Towards an understanding of President Clinton’s Remarks on Iran in 1995 and 1996: Frame Analysis and Discussion.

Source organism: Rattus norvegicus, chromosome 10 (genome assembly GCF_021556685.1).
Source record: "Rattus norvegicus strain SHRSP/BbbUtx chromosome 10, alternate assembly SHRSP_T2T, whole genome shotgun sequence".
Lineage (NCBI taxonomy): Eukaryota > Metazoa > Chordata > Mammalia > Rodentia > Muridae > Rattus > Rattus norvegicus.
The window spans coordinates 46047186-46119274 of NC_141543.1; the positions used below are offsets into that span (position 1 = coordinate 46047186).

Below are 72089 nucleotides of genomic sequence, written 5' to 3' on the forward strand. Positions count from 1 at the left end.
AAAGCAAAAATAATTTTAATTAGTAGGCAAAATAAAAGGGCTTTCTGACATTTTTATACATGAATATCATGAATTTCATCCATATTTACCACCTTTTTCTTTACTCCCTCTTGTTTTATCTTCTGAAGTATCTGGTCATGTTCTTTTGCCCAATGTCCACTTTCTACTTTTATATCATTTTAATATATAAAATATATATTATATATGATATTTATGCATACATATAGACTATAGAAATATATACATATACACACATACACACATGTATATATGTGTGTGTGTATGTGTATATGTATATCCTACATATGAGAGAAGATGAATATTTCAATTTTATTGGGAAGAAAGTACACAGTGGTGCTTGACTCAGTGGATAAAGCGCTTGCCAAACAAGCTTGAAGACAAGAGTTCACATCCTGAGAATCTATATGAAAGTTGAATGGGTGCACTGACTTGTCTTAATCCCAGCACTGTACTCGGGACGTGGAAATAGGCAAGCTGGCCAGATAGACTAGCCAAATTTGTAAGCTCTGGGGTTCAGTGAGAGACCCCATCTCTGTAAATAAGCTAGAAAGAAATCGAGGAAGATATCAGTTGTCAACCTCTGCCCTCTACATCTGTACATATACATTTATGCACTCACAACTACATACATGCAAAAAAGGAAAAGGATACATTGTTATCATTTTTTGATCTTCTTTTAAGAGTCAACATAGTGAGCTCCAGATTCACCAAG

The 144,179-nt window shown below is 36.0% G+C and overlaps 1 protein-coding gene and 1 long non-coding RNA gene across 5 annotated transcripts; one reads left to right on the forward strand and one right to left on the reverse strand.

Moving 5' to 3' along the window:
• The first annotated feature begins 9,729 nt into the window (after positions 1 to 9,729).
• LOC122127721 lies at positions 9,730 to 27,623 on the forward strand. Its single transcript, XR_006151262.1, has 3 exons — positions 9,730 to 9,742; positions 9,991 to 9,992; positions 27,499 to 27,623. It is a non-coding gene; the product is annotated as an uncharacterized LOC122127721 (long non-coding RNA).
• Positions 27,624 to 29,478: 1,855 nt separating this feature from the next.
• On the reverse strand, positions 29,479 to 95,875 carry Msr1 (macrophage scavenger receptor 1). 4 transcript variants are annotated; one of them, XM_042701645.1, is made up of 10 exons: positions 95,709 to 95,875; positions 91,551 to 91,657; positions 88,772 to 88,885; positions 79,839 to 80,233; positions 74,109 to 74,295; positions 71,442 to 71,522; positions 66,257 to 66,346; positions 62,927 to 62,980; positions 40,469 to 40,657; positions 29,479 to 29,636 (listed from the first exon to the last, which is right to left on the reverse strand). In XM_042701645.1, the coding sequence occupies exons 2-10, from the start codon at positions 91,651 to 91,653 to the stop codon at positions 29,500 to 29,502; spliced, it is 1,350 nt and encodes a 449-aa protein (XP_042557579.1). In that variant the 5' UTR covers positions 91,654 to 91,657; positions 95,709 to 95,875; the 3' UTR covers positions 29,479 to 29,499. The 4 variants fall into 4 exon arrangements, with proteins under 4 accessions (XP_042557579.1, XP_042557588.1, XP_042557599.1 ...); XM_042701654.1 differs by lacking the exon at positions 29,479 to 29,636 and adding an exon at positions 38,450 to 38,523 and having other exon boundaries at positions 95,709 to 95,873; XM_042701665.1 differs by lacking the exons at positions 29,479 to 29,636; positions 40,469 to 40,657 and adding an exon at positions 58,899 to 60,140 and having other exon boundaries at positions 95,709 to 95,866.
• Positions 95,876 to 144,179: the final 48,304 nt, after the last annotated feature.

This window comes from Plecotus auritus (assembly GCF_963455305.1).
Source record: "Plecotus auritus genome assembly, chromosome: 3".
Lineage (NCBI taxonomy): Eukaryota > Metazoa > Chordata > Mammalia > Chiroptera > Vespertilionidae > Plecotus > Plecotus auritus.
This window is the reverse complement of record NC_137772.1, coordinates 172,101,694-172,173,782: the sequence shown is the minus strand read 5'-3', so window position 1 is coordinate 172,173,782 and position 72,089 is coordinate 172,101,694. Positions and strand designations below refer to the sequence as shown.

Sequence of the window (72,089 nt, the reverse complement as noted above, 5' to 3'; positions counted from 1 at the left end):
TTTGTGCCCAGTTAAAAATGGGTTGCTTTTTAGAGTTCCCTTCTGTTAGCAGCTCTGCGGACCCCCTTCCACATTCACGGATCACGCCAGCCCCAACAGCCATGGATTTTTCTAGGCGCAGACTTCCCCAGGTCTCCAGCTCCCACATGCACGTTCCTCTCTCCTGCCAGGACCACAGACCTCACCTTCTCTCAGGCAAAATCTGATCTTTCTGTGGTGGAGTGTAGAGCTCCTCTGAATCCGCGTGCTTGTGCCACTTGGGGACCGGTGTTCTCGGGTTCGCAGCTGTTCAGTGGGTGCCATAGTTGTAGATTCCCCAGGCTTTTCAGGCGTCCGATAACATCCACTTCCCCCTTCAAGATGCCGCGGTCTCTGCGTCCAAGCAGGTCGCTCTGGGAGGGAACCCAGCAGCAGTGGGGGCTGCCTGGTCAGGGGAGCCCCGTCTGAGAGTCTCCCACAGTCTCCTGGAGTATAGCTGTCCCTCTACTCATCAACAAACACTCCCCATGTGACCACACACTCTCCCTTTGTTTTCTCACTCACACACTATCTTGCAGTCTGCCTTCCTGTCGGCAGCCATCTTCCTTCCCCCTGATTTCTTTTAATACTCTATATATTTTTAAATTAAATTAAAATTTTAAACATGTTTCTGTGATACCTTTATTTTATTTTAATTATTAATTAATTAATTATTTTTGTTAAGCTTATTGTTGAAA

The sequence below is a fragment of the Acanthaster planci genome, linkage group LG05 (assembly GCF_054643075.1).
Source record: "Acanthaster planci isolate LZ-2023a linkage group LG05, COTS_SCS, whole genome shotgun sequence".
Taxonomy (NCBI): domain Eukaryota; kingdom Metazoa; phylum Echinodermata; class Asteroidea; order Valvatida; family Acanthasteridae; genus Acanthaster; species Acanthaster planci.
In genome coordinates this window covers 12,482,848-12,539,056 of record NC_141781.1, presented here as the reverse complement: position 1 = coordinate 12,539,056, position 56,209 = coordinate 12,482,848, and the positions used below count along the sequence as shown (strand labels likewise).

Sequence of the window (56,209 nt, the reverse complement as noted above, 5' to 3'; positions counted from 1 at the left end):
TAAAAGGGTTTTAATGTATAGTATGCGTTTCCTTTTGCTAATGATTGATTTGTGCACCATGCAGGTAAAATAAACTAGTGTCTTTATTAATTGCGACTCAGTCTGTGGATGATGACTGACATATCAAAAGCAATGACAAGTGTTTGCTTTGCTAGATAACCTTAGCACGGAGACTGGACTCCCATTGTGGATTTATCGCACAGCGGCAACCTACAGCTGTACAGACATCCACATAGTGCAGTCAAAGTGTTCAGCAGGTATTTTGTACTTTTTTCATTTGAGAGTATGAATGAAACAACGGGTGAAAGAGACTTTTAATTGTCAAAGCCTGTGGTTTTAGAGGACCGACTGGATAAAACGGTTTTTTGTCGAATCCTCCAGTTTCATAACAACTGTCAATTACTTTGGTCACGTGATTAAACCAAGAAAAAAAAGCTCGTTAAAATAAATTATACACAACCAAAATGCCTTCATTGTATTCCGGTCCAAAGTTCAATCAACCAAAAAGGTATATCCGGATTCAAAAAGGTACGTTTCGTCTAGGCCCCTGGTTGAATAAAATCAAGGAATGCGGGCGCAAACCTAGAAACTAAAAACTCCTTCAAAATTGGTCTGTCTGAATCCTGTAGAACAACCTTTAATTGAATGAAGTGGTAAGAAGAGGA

This thesis explores the frames President Clinton used in official, oral remarks on Iran in 1995 and 1996. A content analysis, which incorporated previous research on framing on Iran, shows that in both years, the dominant frames in Clinton’s remarks were focused on Iran as terrorist sponsoring nation that hungers for nuclear weapons. In a following frame analysis, the author illustrates that the negative frames used by President Clinton find their origins during, as well as in the aftermath of the Iranian Revolution and Iranian Hostage Crisis of 1979. Media as well as politicians portray Iran as terrorist nation that posed a threat to the United States through its nuclear program. Throughout the following decade, the frames became embedded within American culture, as sanctions were implemented against Iran and the country was placed on the US’ “State Sponsor of Terrorism” list. Eventually, the use of the fr! ames was enhanced by the changing dynamics following the end of the Cold War. While Americans had previously defined themselves in contrast to the Soviet Union, Iran became a new ‘evil’ Other through which Americans became American.
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